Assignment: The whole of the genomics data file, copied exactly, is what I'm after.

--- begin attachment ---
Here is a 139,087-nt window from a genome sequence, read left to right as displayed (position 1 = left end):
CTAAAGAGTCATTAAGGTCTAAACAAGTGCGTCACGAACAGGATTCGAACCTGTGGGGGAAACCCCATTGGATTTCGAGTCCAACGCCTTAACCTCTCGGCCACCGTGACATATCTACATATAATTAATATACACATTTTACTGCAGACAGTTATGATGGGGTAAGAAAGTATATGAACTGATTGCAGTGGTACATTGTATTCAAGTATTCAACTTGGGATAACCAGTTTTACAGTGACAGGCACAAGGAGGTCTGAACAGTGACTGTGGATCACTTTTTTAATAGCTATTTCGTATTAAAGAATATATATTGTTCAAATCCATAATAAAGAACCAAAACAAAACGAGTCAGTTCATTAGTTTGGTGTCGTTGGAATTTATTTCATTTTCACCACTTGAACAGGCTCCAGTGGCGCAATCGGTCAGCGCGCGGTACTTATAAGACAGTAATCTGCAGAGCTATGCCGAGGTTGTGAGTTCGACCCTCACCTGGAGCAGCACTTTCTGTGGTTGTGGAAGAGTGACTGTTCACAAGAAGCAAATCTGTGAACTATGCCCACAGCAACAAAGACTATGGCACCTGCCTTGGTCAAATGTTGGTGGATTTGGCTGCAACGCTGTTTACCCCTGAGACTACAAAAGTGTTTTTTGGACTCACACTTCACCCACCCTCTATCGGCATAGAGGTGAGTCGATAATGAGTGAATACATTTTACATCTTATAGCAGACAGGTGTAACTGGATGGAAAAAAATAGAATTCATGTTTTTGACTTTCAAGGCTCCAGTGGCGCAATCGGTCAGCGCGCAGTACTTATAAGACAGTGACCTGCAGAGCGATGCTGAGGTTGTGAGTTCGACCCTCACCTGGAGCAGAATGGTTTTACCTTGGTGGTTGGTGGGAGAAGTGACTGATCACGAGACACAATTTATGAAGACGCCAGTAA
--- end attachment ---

Here is a 139,087-nt window from a genome sequence, read left to right as displayed (position 1 = left end):
CTAAAGAGTCATTAAGGTCTAAACAAGTGCGTCACGAACAGGATTCGAACCTGTGGGGGAAACCCCATTGGATTTCGAGTCCAACGCCTTAACCTCTCGGCCACCGTGACATATCTACATATAATTAATATACACATTTTACTGCAGACAGTTATGATGGGGTAAGAAAGTATATGAACTGATTGCAGTGGTACATTGTATTCAAGTATTCAACTTGGGATAACCAGTTTTACAGTGACAGGCACAAGGAGGTCTGAACAGTGACTGTGGATCACTTTTTTAATAGCTATTTCGTATTAAAGAATATATATTGTTCAAATCCATAATAAAGAACCAAAACAAAACGAGTCAGTTCATTAGTTTGGTGTCGTTGGAATTTATTTCATTTTCACCACTTGAACAGGCTCCAGTGGCGCAATCGGTCAGCGCGCGGTACTTATAAGACAGTAATCTGCAGAGCTATGCCGAGGTTGTGAGTTCGACCCTCACCTGGAGCAGCACTTTCTGTGGTTGTGGAAGAGTGACTGTTCACAAGAAGCAAATCTGTGAACTATGCCCACAGCAACAAAGACTATGGCACCTGCCTTGGTCAAATGTTGGTGGATTTGGCTGCAACGCTGTTTACCCCTGAGACTACAAAAGTGTTTTTTGGACTCACACTTCACCCACCCTCTATCGGCATAGAGGTGAGTCGATAATGAGTGAATACATTTTACATCTTATAGCAGACAGGTGTAACTGGATGGAAAAAAATAGAATTCATGTTTTTGACTTTCAAGGCTCCAGTGGCGCAATCGGTCAGCGCGCAGTACTTATAAGACAGTGACCTGCAGAGCGATGCTGAGGTTGTGAGTTCGACCCTCACCTGGAGCAGAATGGTTTTACCTTGGTGGTTGGTGGGAGAAGTGACTGATCACGAGACACAATTTATGAAGACGCCAGTAA